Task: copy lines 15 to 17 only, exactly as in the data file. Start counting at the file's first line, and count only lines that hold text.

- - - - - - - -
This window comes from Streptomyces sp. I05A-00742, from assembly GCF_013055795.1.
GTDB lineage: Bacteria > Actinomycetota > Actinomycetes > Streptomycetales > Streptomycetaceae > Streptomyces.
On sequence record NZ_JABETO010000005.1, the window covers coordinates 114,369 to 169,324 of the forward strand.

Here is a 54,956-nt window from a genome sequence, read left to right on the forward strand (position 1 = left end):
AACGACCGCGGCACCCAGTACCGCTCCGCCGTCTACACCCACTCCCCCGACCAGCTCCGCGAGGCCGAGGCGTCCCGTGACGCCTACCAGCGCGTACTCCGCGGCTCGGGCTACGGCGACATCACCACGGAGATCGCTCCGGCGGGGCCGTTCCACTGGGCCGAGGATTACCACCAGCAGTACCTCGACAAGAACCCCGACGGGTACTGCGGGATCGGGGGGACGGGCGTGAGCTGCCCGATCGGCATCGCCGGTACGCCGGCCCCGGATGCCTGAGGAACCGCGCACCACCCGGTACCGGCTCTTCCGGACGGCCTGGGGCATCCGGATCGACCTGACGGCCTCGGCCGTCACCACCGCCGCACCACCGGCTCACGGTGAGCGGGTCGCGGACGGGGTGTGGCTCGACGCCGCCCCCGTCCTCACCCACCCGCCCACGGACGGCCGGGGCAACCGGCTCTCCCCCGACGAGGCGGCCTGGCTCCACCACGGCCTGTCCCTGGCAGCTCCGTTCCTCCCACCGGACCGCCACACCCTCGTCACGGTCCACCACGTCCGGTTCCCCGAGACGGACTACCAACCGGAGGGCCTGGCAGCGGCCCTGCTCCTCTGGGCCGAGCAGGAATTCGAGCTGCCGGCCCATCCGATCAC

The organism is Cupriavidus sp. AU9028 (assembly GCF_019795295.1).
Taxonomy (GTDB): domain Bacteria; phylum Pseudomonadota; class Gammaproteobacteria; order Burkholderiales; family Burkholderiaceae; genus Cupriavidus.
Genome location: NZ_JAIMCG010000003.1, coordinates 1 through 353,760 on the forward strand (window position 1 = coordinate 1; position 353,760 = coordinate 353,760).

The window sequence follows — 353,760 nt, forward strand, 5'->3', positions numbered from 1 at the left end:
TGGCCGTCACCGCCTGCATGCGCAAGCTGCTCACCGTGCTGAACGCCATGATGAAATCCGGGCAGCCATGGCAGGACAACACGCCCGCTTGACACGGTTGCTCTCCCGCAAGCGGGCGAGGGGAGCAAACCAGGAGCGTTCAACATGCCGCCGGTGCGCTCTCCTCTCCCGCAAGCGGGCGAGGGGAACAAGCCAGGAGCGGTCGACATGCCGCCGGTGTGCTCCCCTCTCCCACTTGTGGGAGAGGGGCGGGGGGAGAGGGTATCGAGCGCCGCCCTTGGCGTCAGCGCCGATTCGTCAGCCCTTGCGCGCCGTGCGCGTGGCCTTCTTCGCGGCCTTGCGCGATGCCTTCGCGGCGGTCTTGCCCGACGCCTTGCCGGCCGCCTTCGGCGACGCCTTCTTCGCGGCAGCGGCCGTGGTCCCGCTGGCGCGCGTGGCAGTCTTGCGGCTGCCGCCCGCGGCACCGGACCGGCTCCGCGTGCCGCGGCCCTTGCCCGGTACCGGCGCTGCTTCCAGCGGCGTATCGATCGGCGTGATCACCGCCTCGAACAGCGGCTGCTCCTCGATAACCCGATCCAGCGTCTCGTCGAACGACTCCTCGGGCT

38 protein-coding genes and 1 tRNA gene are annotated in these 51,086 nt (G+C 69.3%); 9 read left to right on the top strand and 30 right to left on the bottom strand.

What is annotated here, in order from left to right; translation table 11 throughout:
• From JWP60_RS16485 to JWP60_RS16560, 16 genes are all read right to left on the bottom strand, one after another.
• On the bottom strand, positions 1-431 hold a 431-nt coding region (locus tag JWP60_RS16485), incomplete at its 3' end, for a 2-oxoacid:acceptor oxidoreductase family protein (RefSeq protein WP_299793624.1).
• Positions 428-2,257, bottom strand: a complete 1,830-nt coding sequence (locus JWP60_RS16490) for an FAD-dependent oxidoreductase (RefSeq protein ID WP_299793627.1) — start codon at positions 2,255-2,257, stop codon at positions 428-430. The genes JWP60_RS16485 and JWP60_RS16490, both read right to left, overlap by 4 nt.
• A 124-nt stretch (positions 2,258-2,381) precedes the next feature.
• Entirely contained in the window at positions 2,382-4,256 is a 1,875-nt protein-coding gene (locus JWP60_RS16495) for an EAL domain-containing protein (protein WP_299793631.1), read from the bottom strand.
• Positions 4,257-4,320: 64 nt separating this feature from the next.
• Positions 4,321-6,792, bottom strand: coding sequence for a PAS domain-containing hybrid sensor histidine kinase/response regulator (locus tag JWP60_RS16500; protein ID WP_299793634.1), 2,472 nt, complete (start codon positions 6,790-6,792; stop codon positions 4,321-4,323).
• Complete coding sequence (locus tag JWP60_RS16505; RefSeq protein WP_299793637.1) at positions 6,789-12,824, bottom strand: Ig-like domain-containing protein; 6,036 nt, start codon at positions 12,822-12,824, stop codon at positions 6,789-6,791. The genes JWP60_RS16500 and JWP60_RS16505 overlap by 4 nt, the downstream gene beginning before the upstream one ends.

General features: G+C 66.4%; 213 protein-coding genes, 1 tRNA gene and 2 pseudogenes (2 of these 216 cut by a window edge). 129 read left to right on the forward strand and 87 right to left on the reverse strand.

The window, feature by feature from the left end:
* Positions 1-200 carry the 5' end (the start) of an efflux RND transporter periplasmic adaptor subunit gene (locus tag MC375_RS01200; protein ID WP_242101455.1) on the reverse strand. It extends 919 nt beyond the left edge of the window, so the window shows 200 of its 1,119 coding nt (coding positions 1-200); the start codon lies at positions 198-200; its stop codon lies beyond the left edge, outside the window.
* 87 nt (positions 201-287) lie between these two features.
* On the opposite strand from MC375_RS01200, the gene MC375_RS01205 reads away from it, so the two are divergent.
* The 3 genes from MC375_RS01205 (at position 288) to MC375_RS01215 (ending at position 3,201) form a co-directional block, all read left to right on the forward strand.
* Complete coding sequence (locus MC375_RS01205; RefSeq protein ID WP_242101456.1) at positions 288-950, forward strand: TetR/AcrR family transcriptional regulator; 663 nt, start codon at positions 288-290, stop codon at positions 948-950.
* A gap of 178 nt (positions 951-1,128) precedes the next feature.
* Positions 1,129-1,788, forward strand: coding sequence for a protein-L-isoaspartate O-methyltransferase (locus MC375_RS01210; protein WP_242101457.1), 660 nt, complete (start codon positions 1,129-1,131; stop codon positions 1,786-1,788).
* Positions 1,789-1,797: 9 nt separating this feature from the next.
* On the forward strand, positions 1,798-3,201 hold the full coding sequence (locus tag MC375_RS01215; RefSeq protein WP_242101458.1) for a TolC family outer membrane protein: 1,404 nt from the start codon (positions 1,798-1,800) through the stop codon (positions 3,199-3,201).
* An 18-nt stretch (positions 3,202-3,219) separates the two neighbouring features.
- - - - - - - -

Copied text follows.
• Positions 428-2,257, bottom strand: a complete 1,830-nt coding sequence (locus JWP60_RS16490) for an FAD-dependent oxidoreductase (RefSeq protein ID WP_299793627.1) — start codon at positions 2,255-2,257, stop codon at positions 428-430. The genes JWP60_RS16485 and JWP60_RS16490, both read right to left, overlap by 4 nt.
• A 124-nt stretch (positions 2,258-2,381) precedes the next feature.
• Entirely contained in the window at positions 2,382-4,256 is a 1,875-nt protein-coding gene (locus JWP60_RS16495) for an EAL domain-containing protein (protein WP_299793631.1), read from the bottom strand.